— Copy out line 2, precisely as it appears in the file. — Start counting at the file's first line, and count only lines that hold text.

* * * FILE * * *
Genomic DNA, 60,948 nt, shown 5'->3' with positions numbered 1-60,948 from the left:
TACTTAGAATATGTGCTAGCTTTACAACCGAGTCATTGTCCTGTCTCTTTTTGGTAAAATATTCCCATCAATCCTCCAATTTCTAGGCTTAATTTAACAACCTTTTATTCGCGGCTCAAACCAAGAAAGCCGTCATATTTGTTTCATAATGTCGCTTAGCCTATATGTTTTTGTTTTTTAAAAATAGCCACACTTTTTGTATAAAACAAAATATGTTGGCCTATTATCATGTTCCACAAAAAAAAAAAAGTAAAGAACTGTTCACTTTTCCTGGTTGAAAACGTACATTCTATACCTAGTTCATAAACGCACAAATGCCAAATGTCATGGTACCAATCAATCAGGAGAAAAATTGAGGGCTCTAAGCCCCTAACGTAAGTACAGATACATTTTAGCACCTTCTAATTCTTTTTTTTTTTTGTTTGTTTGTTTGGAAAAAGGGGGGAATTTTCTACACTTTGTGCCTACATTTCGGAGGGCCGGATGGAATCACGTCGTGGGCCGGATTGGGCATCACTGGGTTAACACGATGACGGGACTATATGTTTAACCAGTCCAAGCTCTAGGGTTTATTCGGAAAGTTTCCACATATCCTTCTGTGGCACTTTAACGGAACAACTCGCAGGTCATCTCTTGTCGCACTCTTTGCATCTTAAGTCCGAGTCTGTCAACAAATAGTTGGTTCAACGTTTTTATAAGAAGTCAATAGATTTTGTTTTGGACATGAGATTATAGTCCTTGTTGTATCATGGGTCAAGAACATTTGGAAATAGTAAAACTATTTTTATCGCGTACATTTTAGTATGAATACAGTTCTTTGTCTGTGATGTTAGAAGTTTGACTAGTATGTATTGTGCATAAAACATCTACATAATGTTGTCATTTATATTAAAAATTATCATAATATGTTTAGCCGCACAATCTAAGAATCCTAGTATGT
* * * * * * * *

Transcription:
TACTTAGAATATGTGCTAGCTTTACAACCGAGTCATTGTCCTGTCTCTTTTTGGTAAAATATTCCCATCAATCCTCCAATTTCTAGGCTTAATTTAACAACCTTTTATTCGCGGCTCAAACCAAGAAAGCCGTCATATTTGTTTCATAATGTCGCTTAGCCTATATGTTTTTGTTTTTTAAAAATAGCCACACTTTTTGTATAAAACAAAATATGTTGGCCTATTATCATGTTCCACAAAAAAAAAAAAGTAAAGAACTGTTCACTTTTCCTGGTTGAAAACGTACATTCTATACCTAGTTCATAAACGCACAAATGCCAAATGTCATGGTACCAATCAATCAGGAGAAAAATTGAGGGCTCTAAGCCCCTAACGTAAGTACAGATACATTTTAGCACCTTCTAATTCTTTTTTTTTTTTGTTTGTTTGTTTGGAAAAAGGGGGGAATTTTCTACACTTTGTGCCTACATTTCGGAGGGCCGGATGGAATCACGTCGTGGGCCGGATTGGGCATCACTGGGTTAACACGATGACGGGACTATATGTTTAACCAGTCCAAGCTCTAGGGTTTATTCGGAAAGTTTCCACATATCCTTCTGTGGCACTTTAACGGAACAACTCGCAGGTCATCTCTTGTCGCACTCTTTGCATCTTAAGTCCGAGTCTGTCAACAAATAGTTGGTTCAACGTTTTTATAAGAAGTCAATAGATTTTGTTTTGGACATGAGATTATAGTCCTTGTTGTATCATGGGTCAAGAACATTTGGAAATAGTAAAACTATTTTTATCGCGTACATTTTAGTATGAATACAGTTCTTTGTCTGTGATGTTAGAAGTTTGACTAGTATGTATTGTGCATAAAACATCTACATAATGTTGTCATTTATATTAAAAATTATCATAATATGTTTAGCCGCACAATCTAAGAATCCTAGTATGT